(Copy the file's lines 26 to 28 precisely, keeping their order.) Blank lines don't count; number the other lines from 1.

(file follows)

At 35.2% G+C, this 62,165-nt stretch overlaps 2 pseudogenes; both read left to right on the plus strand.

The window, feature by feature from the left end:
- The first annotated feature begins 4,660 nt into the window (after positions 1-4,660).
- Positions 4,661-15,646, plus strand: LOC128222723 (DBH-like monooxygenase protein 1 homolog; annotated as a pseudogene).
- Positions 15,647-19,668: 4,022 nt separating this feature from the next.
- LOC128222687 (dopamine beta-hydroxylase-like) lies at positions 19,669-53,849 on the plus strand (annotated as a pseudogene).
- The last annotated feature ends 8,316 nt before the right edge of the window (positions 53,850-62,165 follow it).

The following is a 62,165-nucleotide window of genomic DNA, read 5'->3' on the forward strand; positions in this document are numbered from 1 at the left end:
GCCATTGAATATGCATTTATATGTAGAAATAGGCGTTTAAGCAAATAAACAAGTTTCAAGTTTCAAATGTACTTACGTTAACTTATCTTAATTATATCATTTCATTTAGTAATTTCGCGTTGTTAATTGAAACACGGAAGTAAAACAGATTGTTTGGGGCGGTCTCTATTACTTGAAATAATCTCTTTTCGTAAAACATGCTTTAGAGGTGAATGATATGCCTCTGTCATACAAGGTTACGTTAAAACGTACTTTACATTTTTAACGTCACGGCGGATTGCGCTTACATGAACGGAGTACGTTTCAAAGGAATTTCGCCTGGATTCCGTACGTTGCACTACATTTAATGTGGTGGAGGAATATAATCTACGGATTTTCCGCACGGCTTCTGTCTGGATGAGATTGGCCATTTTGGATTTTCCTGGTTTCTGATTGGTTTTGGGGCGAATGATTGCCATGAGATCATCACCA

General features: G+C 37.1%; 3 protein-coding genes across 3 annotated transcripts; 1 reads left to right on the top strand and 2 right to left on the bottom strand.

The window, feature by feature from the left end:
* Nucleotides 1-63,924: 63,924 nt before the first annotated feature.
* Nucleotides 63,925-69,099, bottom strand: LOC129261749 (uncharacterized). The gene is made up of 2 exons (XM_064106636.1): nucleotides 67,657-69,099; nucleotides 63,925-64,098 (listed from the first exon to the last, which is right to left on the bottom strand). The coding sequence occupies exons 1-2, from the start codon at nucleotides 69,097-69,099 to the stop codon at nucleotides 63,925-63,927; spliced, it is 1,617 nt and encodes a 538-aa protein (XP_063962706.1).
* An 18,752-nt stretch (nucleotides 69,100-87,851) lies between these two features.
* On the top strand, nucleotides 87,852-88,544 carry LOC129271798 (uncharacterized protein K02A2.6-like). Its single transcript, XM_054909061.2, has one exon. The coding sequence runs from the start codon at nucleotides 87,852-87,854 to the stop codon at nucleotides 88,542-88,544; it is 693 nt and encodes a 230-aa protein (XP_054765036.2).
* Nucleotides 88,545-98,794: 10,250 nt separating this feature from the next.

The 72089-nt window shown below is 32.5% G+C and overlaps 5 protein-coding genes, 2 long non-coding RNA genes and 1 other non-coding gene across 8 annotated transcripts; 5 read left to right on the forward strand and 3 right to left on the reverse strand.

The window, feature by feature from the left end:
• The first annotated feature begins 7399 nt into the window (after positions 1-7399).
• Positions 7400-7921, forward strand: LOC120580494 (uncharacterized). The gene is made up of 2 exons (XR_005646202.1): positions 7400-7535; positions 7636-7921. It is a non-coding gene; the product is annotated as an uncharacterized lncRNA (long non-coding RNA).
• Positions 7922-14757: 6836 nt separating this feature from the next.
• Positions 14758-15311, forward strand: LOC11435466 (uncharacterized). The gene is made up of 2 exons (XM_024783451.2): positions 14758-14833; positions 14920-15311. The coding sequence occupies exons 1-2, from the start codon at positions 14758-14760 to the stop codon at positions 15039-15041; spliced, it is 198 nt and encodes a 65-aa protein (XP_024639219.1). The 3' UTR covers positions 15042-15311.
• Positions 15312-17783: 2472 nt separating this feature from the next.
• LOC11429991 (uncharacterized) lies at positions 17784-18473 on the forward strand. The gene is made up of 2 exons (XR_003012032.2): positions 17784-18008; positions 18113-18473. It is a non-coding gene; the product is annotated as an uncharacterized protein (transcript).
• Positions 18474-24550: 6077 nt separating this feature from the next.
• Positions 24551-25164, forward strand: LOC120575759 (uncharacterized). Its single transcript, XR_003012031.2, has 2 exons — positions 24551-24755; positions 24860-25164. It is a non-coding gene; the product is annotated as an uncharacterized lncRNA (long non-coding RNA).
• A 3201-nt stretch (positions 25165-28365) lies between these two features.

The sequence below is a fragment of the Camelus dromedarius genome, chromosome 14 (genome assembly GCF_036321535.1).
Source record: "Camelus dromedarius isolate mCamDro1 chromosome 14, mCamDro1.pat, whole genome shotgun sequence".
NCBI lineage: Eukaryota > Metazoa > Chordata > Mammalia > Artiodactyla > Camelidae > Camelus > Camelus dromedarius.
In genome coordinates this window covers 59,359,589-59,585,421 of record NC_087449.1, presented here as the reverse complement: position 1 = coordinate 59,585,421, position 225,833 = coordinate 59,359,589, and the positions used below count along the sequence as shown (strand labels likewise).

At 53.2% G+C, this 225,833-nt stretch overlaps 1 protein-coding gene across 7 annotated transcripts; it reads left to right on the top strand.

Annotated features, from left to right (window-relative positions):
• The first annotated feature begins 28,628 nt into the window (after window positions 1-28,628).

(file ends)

• Positions 24551-25164, forward strand: LOC120575759 (uncharacterized). Its single transcript, XR_003012031.2, has 2 exons — positions 24551-24755; positions 24860-25164. It is a non-coding gene; the product is annotated as an uncharacterized lncRNA (long non-coding RNA).
• A 3201-nt stretch (positions 25165-28365) lies between these two features.

The sequence below is a fragment of the Camelus dromedarius genome, chromosome 14 (genome assembly GCF_036321535.1).